But rather than a pair of crotchless knickers on BBC Breakfast, or a low-cut party dress on Songs of Praise, the offending ensemble was a relatively inoffensive sweater and a pair of jeans. On the not entirely unappealing form of Tomasz Schafernaker.

Admittedly, Countryfile is a show aimed at the elderly, infirm and terminally rural. Even so, it's remarkable to think that anyone could be "upset" by the idea of a casually dressed weatherman.

However, viewer Stephen Jones, 35, disagrees. He told reporters (on a slow news day, presumably) "I thought I had tuned into Newsround or Blue Peter for a minute when I saw the main presenter wearing jeans and a jumper. I've heard of having dress-down days before but I didn't think the BBC went in for that. When you are presenting to the nation, especially on the BBC, surely you should look as professional as possible, not like someone who's just come in from off the street."

It's hard to understand how anyone could be offended by a V-neck sweater. He was even wearing a poppy, for Christ's sake. But since we're talking about the Daily Mail here, I'm willing to put my disbelief on hold. 

They love any opportunity to bash the BBC, and run through all of Tomasz's previous run-ins with the powers that be. He accidentally forecast "muddy shite" for Glastonbury, and in 2007 referred to the Outer Hebrides as "nowheresville". Maybe he should be sacked for being accurate - that's not what we expect from our weather forecasters. 

To be fair, weather presenters are notorious for showcasing less personality than an unbranded muesli bar. As his recent 'obscene gesture' showcased, at least Schafernaker has a playful sense of humour. Not to mention a rack that you could dry your dishes on. 

If anyone wants to complain about the BBC, perhaps they should be writing letters of protest about the decision to switch the telegenic Schafernaker to radio. 

Tuesday, 9 November 2010

Protesting too much?

Oh Nadine!

It should have all been so easy. She's got the voice, the swishy hair, and legs like a pubescent giraffe. Her solo career should have been a no-brainer.

Unfortunately for the Chupa-Chup chanteuse, she's the no-brainer in question. Why else would she have decided to sign an exclusive deal with Tesco for her debut album? I can picture the scene now: "I'm just popping to the supermarket to pick up some Toilet Duck, Mini-Kievs and the new Nadine Coyle CD."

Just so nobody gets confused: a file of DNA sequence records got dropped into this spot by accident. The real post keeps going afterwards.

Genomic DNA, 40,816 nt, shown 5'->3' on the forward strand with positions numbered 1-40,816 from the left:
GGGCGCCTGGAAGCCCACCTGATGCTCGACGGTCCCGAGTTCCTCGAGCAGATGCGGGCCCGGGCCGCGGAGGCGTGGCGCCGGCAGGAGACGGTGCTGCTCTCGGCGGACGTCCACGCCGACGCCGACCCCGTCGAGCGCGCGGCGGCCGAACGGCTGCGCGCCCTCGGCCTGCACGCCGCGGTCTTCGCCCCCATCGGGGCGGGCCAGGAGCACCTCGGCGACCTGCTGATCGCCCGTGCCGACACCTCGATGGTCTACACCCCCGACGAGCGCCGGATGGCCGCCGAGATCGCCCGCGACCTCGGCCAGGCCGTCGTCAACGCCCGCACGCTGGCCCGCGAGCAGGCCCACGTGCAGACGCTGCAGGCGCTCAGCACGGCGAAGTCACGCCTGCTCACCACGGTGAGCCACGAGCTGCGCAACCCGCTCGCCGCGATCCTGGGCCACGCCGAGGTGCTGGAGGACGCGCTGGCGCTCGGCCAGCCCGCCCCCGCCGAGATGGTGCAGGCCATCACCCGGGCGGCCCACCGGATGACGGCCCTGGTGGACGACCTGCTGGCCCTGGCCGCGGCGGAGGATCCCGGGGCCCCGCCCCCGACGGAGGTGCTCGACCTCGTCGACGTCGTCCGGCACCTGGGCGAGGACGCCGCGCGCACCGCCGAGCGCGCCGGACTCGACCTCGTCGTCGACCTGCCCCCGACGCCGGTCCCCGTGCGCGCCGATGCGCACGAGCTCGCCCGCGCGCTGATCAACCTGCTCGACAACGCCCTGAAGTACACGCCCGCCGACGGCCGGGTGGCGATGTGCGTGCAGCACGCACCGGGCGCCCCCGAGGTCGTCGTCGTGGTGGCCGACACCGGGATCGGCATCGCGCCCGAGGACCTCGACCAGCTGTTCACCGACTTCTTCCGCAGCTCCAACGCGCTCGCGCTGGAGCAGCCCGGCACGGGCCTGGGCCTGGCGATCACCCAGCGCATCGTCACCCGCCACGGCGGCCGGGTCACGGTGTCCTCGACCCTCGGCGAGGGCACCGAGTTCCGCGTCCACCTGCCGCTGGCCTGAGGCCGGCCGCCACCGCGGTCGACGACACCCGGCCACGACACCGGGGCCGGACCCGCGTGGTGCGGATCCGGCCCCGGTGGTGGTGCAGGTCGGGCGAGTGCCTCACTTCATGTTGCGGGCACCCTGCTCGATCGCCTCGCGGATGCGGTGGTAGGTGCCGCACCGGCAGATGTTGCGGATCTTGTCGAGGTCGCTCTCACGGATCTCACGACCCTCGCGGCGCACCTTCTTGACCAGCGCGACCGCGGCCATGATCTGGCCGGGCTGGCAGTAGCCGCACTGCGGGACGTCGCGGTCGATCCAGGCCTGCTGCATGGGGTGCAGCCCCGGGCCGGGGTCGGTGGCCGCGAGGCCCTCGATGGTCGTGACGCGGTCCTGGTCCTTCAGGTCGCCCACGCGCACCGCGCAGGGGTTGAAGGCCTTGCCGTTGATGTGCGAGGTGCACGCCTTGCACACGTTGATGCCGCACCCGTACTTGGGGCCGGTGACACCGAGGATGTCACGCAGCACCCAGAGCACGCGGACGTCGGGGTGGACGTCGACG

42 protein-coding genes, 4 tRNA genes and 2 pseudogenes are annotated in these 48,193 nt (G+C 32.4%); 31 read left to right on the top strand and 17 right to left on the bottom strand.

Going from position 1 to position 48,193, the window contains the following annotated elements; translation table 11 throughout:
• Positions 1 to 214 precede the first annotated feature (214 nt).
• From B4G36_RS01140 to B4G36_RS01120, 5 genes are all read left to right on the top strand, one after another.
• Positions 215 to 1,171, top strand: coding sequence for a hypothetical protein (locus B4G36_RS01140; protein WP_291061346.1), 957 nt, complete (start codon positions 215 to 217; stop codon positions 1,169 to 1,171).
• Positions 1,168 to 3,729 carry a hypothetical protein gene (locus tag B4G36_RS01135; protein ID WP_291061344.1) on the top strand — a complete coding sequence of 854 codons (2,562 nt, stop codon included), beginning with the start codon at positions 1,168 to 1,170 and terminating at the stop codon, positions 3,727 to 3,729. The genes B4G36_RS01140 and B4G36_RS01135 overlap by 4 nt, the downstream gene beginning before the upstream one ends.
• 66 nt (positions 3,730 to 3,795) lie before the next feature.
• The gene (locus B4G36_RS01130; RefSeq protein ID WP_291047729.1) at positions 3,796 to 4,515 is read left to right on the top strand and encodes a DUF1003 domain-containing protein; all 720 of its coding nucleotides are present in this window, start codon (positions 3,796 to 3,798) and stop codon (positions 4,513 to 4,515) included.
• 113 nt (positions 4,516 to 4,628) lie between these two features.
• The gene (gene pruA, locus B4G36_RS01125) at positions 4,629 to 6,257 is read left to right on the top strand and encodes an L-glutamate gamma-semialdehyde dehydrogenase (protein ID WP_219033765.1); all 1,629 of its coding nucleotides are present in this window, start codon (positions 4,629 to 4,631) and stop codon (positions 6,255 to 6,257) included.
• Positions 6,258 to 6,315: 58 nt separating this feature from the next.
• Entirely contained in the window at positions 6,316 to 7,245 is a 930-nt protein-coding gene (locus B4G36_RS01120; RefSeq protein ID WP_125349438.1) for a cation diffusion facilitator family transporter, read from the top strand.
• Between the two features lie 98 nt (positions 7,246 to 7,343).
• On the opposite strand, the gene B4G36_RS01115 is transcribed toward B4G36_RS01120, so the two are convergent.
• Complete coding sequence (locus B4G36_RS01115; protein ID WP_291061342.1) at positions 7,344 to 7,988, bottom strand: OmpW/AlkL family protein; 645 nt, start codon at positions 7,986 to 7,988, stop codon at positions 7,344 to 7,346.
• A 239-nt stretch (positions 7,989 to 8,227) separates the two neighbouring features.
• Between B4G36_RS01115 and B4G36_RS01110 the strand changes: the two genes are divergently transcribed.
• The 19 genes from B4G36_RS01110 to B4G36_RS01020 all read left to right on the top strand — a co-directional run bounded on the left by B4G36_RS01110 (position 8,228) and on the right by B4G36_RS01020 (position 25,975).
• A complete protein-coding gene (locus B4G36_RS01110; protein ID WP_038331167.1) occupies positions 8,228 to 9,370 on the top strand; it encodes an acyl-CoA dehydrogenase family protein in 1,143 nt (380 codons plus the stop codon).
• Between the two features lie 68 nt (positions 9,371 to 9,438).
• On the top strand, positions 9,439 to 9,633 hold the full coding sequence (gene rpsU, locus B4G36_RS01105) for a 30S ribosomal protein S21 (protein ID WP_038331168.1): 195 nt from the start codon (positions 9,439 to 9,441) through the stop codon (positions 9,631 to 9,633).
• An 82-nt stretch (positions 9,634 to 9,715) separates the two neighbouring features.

Now, to hear Nadine tell it (in an accent that could warp a copper kettle), it's all about the music. In looking for a home for her solo career, she claims that she turned down all the major labels, in favour of the one with 'value' on it.

Describing the bidding war that sprung up when Nadine announced plans to branch out on her own, her manager claims "It wasn't just waving cheque books at her. Tesco has a massive marketing campaign, which is innovative. It uses every aspect of Teco's canopy of services: the entertainment section, the cosmetics... Tesco card holders...Nadine is putting the launch of the rest of her life in the hands of a company that she trusts. And we will get their undivided attention." As long as there's not a recall on frozen sausage rolls.

He has a point. Whilst her bandmate had to settle for a full-scale production in front of 15 million TV viewers, lucky old Nadine was invited to perform to a bunch of Tesco executives at their annual management conference. Score!

Last Sunday it was revealed that Nadine's debut single Insatiable had limped to number 26 in the charts, as Cheryl's second CD entered the album charts at number one. But Nadine's not bitter, her lips are just naturally pursed.

She told Star magazine "To be honest, I'm happier doing what I'm doing now, no matter what the sales are like. I'd rather be singing in pubs for 50 quid a night and be happy than doing something that I wasn't really interested in or passionate about. For me, it's not about money or fame or getting on big television shows - it's about being happy with myself."

I'm not sure exactly which 'big television show' she's talking about. It must be yet another passive-aggressive dig at the Nation's Sweetheart. Because she couldn't possibly be referring the Irish edition of Popstars which she lied about her age to take part in. Or Popstars: The Rivals, which saw her win a place in Girls Aloud. That would be like biting the hand that feeds her (then sticks its finger down her throat).

But it's hard to know what Nadine means. She's not exactly consistent when it comes to talking about her life or career. She can claim that it's all about being happy, and yet in the next breath she says that she's "absolutely gutted" that she only just scraped into the top 30.

Cheryl might have "the power of The X Factor and Simon Cowell behind her", but she also has the goodwill of the nation. And that's worth more than the other two put together. Nadine may have the better voice, but she's also got a massive chip on her shoulder. Not that she'd ever dream of eating it.